Commentary: Goodnight Portland…

portland

“The opera ain’t over until the fat lady sings.”

So said Texas Tech sports information director Ralph Carpenter in the final moments of the Southwest Conference tournament finals as the Aggies were heading towards a tie.

Well, I think the lady was height/weight proportional, but someone definitely sang to close out  the 2016 General Conference in Portland.

There have been and will be many words written about this General Conference by far wiser folks than I. After two weeks of 18 hour days, I (like most of the delegates) am just short of being a puddle on the ground, and I probably need to walk away to get some perspective on what really happened.

The conference was both historic (in the choice to ask the bishops to lead) and frustrating (in the glacial pace of business on the floor). I think everyone walks away concerned and troubled, some very angry indeed, as we ponder the future of our church. Change is ‘gonna come — whether it is finding a new way to live with one another in the face of difference, or the division of what became united in 1968. There is no way forward without change, and I truly believe our bishops understand that. So hold on, for we’re in for a wild ride over the next few years.

While the conference has been rocky and troubled, what kept me from totally losing my sanity was the beautiful city of Portland, which has been an amazing host. This is a very cool town. Yes, in many ways it IS Portlandia, the liberal, hipster mecca of the west coast. But it makes perfect sense because the city is lovely, the food is amazing, and the hospitality has been super. Like all cities of its size, it has its struggles, and I wonder at times if we wouldn’t have all been better served by closing down the conference one day to be in ministry with the homeless that are present throughout the city. But Portland has been gracious to its Methodist guests . . . even though most of the Uber drivers I had couldn’t quite comprehend what this whole General Conference this was about.

As most of you know, The United Methodist Reporter is essentially a three-person operation 90% of the time, and you could argue that given our day jobs it really isn’t that. We came to Portland with the dream of providing a different type of coverage than what was available through the denominational press (whom we deeply respect and love . . . but more about them later). We called on some friends to help us and packed ourselves into a 4 bedroom house in order to be able to afford to come. As the Executive Editor, I wasn’t at all sure we could pull this off, but our team gelled and I’m immensely proud of what we’ve been able to offer. Very frankly, we couldn’t have done this without the help of Laura Allen, Ben Hanne, Wes Magruder, Christy Thomas, and Anna Voorhees and we can never fully repay them for what they brought to the table. We are all a bunch of self-proclaimed MethoNerds who love our church, and we hope that what we offered was helpful to a better understanding of the conference.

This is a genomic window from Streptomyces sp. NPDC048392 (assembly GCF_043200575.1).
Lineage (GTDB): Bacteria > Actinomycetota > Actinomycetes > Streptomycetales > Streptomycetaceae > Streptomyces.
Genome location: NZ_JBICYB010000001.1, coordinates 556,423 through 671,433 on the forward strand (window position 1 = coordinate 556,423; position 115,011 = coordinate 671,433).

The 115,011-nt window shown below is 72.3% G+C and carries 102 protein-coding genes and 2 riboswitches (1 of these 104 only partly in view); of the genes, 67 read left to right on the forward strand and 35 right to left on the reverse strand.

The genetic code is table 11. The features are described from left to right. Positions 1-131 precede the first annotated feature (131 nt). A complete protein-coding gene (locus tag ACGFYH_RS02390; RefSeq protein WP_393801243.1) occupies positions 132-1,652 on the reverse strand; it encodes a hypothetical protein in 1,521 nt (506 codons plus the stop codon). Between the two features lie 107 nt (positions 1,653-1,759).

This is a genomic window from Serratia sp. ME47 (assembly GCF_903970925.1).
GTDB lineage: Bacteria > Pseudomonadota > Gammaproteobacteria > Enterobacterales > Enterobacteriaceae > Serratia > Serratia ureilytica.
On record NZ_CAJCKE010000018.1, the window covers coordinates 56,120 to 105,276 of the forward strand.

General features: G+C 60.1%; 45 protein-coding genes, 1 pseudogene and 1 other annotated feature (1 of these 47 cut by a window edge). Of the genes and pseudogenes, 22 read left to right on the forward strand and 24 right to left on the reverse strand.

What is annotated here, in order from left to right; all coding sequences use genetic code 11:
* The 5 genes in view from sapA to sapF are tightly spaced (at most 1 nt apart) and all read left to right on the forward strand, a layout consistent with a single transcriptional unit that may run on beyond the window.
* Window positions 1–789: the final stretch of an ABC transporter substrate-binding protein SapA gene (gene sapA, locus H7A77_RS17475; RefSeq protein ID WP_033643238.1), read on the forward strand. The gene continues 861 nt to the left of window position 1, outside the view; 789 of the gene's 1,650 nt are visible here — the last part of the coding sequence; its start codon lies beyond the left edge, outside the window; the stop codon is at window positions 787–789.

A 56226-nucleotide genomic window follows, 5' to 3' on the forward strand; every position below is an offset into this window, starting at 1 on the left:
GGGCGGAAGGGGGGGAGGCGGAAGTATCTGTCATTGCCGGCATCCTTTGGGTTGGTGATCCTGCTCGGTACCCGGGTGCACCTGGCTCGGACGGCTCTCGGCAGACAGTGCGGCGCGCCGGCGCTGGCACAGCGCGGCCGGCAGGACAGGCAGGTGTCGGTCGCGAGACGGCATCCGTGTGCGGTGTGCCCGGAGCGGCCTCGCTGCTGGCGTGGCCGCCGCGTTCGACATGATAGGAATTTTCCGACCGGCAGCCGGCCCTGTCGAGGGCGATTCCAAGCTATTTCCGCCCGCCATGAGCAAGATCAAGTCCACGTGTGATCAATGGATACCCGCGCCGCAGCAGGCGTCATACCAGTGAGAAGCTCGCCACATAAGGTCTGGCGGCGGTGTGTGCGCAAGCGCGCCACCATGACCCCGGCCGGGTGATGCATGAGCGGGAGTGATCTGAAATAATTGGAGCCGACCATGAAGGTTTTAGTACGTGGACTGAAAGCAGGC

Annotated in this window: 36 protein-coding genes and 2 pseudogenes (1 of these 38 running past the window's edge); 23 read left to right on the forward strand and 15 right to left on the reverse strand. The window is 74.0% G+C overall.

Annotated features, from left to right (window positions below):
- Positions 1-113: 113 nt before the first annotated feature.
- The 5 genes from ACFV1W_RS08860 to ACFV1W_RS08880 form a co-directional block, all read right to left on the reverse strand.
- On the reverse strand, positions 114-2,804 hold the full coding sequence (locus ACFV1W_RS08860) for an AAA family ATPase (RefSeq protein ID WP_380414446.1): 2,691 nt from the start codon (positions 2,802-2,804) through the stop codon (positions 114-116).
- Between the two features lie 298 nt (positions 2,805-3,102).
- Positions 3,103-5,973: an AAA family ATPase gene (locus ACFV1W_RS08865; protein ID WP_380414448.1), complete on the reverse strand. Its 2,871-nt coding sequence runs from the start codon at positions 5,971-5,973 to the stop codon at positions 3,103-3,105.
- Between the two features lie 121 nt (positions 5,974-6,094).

Likewise, we are very very grateful to the cooperation of the United Methodist News Service and UMCom in offering hospitality and technical support in the Press Office. I think they came to enjoy the running commentary from the “UMR Back Row,” and Tim Tanton and Bridget Sloane are to be especially thanked for both tolerating and assisting us throughout the entire two weeks.

Of course, we would be remiss if we didn’t mention our sponsors for our GC2016 coverage. Ministry Matters (ministrymatters.com) have been long-time friends and collaborators and we look forward to working together in the future. Southwestern College likewise has been a partner in several projects, and Steve Wilke is to be especially thanked. We also are developing new relationships with SparkHouse and Central Methodist University that we hope will be fruitful. Finally, we received several kind gifts from individuals to underwrite our operation and we want to say thanks for your support.